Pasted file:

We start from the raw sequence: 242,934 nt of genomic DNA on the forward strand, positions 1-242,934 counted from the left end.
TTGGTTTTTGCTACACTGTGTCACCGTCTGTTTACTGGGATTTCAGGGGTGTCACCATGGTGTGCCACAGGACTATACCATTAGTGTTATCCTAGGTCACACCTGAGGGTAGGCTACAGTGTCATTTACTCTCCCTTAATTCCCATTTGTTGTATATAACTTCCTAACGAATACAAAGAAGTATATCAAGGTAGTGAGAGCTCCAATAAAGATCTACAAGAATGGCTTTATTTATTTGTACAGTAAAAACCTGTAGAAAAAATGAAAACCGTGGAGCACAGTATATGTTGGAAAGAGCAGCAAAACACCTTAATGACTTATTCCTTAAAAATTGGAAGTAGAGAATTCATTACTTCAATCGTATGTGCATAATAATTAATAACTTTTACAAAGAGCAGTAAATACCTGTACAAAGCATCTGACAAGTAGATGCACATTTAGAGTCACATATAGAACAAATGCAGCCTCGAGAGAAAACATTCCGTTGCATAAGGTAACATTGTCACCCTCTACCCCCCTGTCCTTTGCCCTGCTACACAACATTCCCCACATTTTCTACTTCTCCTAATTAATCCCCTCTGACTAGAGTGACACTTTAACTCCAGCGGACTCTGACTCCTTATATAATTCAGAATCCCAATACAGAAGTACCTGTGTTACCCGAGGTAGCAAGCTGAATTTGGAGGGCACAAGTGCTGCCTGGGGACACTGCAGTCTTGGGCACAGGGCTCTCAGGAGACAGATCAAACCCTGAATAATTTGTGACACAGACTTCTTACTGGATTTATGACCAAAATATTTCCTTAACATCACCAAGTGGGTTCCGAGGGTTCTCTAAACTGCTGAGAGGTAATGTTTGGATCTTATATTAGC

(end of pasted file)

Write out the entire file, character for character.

We start from the raw sequence: 242,934 nt of genomic DNA on the forward strand, positions 1-242,934 counted from the left end.
TTGGTTTTTGCTACACTGTGTCACCGTCTGTTTACTGGGATTTCAGGGGTGTCACCATGGTGTGCCACAGGACTATACCATTAGTGTTATCCTAGGTCACACCTGAGGGTAGGCTACAGTGTCATTTACTCTCCCTTAATTCCCATTTGTTGTATATAACTTCCTAACGAATACAAAGAAGTATATCAAGGTAGTGAGAGCTCCAATAAAGATCTACAAGAATGGCTTTATTTATTTGTACAGTAAAAACCTGTAGAAAAAATGAAAACCGTGGAGCACAGTATATGTTGGAAAGAGCAGCAAAACACCTTAATGACTTATTCCTTAAAAATTGGAAGTAGAGAATTCATTACTTCAATCGTATGTGCATAATAATTAATAACTTTTACAAAGAGCAGTAAATACCTGTACAAAGCATCTGACAAGTAGATGCACATTTAGAGTCACATATAGAACAAATGCAGCCTCGAGAGAAAACATTCCGTTGCATAAGGTAACATTGTCACCCTCTACCCCCCTGTCCTTTGCCCTGCTACACAACATTCCCCACATTTTCTACTTCTCCTAATTAATCCCCTCTGACTAGAGTGACACTTTAACTCCAGCGGACTCTGACTCCTTATATAATTCAGAATCCCAATACAGAAGTACCTGTGTTACCCGAGGTAGCAAGCTGAATTTGGAGGGCACAAGTGCTGCCTGGGGACACTGCAGTCTTGGGCACAGGGCTCTCAGGAGACAGATCAAACCCTGAATAATTTGTGACACAGACTTCTTACTGGATTTATGACCAAAATATTTCCTTAACATCACCAAGTGGGTTCCGAGGGTTCTCTAAACTGCTGAGAGGTAATGTTTGGATCTTATATTAGC